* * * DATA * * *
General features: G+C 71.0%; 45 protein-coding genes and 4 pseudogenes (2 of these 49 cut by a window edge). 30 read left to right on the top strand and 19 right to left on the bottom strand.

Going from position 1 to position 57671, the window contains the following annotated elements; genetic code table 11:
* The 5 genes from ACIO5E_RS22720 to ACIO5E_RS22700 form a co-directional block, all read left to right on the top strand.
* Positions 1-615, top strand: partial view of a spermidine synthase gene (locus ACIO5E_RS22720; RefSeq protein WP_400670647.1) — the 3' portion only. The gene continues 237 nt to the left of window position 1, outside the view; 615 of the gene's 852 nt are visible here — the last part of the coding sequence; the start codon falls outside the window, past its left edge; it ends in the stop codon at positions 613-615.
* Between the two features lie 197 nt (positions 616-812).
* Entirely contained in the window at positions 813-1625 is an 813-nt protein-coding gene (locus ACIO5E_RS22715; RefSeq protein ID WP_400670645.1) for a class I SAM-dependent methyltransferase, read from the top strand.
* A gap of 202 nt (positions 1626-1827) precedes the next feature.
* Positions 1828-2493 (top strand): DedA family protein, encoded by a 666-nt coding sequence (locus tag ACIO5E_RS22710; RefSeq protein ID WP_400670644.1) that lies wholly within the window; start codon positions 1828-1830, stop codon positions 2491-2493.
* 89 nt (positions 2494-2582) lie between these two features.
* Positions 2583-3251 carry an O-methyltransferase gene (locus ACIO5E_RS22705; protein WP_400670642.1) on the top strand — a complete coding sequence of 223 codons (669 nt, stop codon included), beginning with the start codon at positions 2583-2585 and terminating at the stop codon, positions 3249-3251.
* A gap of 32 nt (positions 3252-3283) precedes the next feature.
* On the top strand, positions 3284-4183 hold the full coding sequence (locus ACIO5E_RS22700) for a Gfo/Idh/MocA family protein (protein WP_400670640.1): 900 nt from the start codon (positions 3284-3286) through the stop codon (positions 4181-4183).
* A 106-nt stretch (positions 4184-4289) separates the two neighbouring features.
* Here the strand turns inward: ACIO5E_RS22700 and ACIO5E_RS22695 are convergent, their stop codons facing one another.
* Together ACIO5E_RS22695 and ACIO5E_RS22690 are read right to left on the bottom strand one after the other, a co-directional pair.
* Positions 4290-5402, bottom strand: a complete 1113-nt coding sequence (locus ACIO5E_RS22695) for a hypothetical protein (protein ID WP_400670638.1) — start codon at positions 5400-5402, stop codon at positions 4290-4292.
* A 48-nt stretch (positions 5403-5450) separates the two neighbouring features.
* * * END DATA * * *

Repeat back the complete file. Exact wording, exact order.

General features: G+C 71.0%; 45 protein-coding genes and 4 pseudogenes (2 of these 49 cut by a window edge). 30 read left to right on the top strand and 19 right to left on the bottom strand.

Going from position 1 to position 57671, the window contains the following annotated elements; genetic code table 11:
* The 5 genes from ACIO5E_RS22720 to ACIO5E_RS22700 form a co-directional block, all read left to right on the top strand.
* Positions 1-615, top strand: partial view of a spermidine synthase gene (locus ACIO5E_RS22720; RefSeq protein WP_400670647.1) — the 3' portion only. The gene continues 237 nt to the left of window position 1, outside the view; 615 of the gene's 852 nt are visible here — the last part of the coding sequence; the start codon falls outside the window, past its left edge; it ends in the stop codon at positions 613-615.
* Between the two features lie 197 nt (positions 616-812).
* Entirely contained in the window at positions 813-1625 is an 813-nt protein-coding gene (locus ACIO5E_RS22715; RefSeq protein ID WP_400670645.1) for a class I SAM-dependent methyltransferase, read from the top strand.
* A gap of 202 nt (positions 1626-1827) precedes the next feature.
* Positions 1828-2493 (top strand): DedA family protein, encoded by a 666-nt coding sequence (locus tag ACIO5E_RS22710; RefSeq protein ID WP_400670644.1) that lies wholly within the window; start codon positions 1828-1830, stop codon positions 2491-2493.
* 89 nt (positions 2494-2582) lie between these two features.
* Positions 2583-3251 carry an O-methyltransferase gene (locus ACIO5E_RS22705; protein WP_400670642.1) on the top strand — a complete coding sequence of 223 codons (669 nt, stop codon included), beginning with the start codon at positions 2583-2585 and terminating at the stop codon, positions 3249-3251.
* A gap of 32 nt (positions 3252-3283) precedes the next feature.
* On the top strand, positions 3284-4183 hold the full coding sequence (locus ACIO5E_RS22700) for a Gfo/Idh/MocA family protein (protein WP_400670640.1): 900 nt from the start codon (positions 3284-3286) through the stop codon (positions 4181-4183).
* A 106-nt stretch (positions 4184-4289) separates the two neighbouring features.
* Here the strand turns inward: ACIO5E_RS22700 and ACIO5E_RS22695 are convergent, their stop codons facing one another.
* Together ACIO5E_RS22695 and ACIO5E_RS22690 are read right to left on the bottom strand one after the other, a co-directional pair.
* Positions 4290-5402, bottom strand: a complete 1113-nt coding sequence (locus ACIO5E_RS22695) for a hypothetical protein (protein ID WP_400670638.1) — start codon at positions 5400-5402, stop codon at positions 4290-4292.
* A 48-nt stretch (positions 5403-5450) separates the two neighbouring features.